A new grant to UNH researchers will help organic dairies remain profitable in the face of ongoing dairy market changes. Led by Andre Brito, associate professor of agriculture, nutrition, and food systems, the research will develop new science-based management techniques to boost productivity and economic efficiency and, in turn, support the continued supply of New England organic dairy products locally and regionally.
“Organic dairy is undergoing a transition....Given this new reality, the need to enhance production efficiency, feed quality and milk components has become even more critical to ensuring that organic dairy remains a profitable enterprise.”
“Organic dairy is undergoing a transition. After a decade-long ‘boom’ cycle, where demand outpaced production, diminished demand for fluid milk and lower pay prices are acute threats to the sustainability of the organic dairy industry here in New England and elsewhere. Given this new reality, the need to enhance production efficiency, feed quality, and milk components has become even more critical to ensuring that organic dairy remains a profitable enterprise,” says Brito, a scientist with the New Hampshire Agricultural Experiment Station.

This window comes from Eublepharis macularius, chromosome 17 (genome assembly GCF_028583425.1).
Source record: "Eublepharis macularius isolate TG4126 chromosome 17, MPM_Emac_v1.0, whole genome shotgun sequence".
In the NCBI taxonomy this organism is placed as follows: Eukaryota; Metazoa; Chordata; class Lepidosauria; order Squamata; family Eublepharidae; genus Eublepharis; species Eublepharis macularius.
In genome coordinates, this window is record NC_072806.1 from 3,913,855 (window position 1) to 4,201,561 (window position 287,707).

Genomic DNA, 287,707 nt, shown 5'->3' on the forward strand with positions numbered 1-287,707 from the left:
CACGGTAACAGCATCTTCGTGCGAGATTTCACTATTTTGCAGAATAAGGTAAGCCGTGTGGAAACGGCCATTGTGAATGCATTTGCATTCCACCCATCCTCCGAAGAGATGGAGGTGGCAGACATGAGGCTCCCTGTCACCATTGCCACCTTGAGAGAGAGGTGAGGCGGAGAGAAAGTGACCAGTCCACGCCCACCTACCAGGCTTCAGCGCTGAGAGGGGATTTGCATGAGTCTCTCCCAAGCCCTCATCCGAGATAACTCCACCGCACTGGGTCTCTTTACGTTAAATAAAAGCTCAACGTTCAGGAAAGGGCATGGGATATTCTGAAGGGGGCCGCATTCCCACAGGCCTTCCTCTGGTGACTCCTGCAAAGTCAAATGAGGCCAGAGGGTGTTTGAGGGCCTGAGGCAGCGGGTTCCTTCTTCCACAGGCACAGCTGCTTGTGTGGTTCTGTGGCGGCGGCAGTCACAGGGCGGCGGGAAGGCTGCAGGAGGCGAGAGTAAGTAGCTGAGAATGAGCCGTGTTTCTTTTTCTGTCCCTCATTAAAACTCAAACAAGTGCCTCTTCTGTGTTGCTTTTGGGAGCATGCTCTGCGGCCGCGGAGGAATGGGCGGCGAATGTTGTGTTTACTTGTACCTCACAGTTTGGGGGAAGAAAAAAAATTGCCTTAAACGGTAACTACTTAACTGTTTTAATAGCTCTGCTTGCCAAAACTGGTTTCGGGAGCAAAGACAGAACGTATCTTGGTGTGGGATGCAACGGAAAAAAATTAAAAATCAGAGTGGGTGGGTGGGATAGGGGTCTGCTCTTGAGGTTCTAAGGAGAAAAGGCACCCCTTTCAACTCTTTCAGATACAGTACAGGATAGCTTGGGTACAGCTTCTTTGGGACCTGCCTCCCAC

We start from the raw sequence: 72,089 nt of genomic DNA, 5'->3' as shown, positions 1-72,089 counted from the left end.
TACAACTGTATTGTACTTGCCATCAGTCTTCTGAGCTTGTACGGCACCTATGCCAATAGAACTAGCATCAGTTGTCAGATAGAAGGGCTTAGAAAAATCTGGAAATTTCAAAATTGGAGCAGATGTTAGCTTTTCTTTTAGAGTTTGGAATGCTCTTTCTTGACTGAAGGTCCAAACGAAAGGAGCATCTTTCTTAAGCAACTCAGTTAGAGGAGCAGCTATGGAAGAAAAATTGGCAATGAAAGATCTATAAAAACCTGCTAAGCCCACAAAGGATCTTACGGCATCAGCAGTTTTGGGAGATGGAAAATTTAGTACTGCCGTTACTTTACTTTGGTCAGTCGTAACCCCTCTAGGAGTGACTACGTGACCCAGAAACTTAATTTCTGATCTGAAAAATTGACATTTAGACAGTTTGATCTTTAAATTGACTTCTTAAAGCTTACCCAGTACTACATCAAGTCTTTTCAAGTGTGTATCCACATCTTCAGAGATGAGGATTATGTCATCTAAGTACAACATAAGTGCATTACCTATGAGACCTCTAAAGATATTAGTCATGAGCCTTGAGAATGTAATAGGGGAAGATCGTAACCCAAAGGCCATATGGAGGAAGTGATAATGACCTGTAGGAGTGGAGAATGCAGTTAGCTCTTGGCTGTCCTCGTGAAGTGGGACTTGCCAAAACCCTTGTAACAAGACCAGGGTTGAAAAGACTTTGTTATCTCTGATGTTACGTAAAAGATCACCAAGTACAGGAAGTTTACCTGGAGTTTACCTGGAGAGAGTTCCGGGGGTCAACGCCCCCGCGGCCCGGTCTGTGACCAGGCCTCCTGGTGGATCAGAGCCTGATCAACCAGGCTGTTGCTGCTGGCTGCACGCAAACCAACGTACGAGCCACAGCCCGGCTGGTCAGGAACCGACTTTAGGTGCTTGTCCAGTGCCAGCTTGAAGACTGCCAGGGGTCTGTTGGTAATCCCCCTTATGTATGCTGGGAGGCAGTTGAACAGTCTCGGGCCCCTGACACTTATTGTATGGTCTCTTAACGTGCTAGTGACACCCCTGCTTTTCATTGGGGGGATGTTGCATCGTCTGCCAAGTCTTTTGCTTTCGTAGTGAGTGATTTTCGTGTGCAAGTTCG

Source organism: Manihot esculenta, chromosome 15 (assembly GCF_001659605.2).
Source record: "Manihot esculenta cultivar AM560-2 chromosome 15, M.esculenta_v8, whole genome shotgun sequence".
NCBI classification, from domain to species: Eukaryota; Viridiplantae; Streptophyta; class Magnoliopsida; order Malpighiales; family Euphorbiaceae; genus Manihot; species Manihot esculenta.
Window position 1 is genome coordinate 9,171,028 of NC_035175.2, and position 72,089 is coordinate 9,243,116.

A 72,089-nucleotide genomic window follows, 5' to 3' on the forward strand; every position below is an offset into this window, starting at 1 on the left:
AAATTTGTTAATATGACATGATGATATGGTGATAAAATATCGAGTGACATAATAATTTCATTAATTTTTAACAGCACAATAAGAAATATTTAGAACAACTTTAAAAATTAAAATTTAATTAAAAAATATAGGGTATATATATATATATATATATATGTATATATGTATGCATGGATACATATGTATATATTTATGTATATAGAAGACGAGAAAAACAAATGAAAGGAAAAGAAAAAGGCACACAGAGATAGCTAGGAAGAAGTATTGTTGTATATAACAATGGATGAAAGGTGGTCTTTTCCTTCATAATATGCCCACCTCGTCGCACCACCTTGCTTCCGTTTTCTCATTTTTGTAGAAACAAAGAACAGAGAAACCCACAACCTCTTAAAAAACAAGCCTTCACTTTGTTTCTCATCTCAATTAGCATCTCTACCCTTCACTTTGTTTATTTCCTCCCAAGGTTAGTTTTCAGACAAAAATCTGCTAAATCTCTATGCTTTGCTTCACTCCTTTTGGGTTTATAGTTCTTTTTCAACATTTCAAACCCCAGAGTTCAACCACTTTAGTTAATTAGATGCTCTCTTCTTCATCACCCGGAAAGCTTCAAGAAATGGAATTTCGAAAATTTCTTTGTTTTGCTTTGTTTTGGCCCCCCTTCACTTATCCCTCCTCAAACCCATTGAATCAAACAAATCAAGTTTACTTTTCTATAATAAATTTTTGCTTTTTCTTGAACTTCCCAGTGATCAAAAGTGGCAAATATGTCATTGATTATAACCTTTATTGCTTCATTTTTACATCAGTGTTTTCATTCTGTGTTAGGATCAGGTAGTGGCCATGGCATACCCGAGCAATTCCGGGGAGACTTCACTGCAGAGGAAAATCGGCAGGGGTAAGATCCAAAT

With this nearly $2 million grant from the U.S. Department of Agriculture’s National Institute of Food and Agriculture, scientists will test whether forage legume crops common to pastures in the New England and the Midwest—red and white clovers and alfalfa — can help address several pressing challenges facing today's $18 billion organic dairy industry. These include maximizing forage yields and reducing the need for costly grain imports, successfully implementing high-forage diets to capitalize on grass-fed and other specialty milk markets and optimizing the nutritive value of dairy diets to improve yields of milk and milk components, particularly milk fat and protein.
“Forage legumes are key to addressing these challenges and our project aims to identify strategies for optimally utilizing legumes in organic dairy systems; however, in order to successfully capitalize on their benefits, we must also quantify and manage their potential tradeoffs," says Richard Smith, associate professor of natural resources and the environment.
In addition to Brito and Smith, UNH researchers include Marta Lima and Paul Tsang; Brad Heins and Joleen Hadrich at the University of Minnesota; and Juan Romero at University of Maine.